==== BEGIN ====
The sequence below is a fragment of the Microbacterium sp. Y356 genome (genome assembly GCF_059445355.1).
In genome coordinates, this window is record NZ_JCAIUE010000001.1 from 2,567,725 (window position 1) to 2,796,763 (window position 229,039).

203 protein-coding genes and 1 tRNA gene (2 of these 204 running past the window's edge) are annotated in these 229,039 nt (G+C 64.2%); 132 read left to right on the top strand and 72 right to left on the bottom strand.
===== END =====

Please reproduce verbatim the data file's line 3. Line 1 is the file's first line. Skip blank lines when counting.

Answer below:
203 protein-coding genes and 1 tRNA gene (2 of these 204 running past the window's edge) are annotated in these 229,039 nt (G+C 64.2%); 132 read left to right on the top strand and 72 right to left on the bottom strand.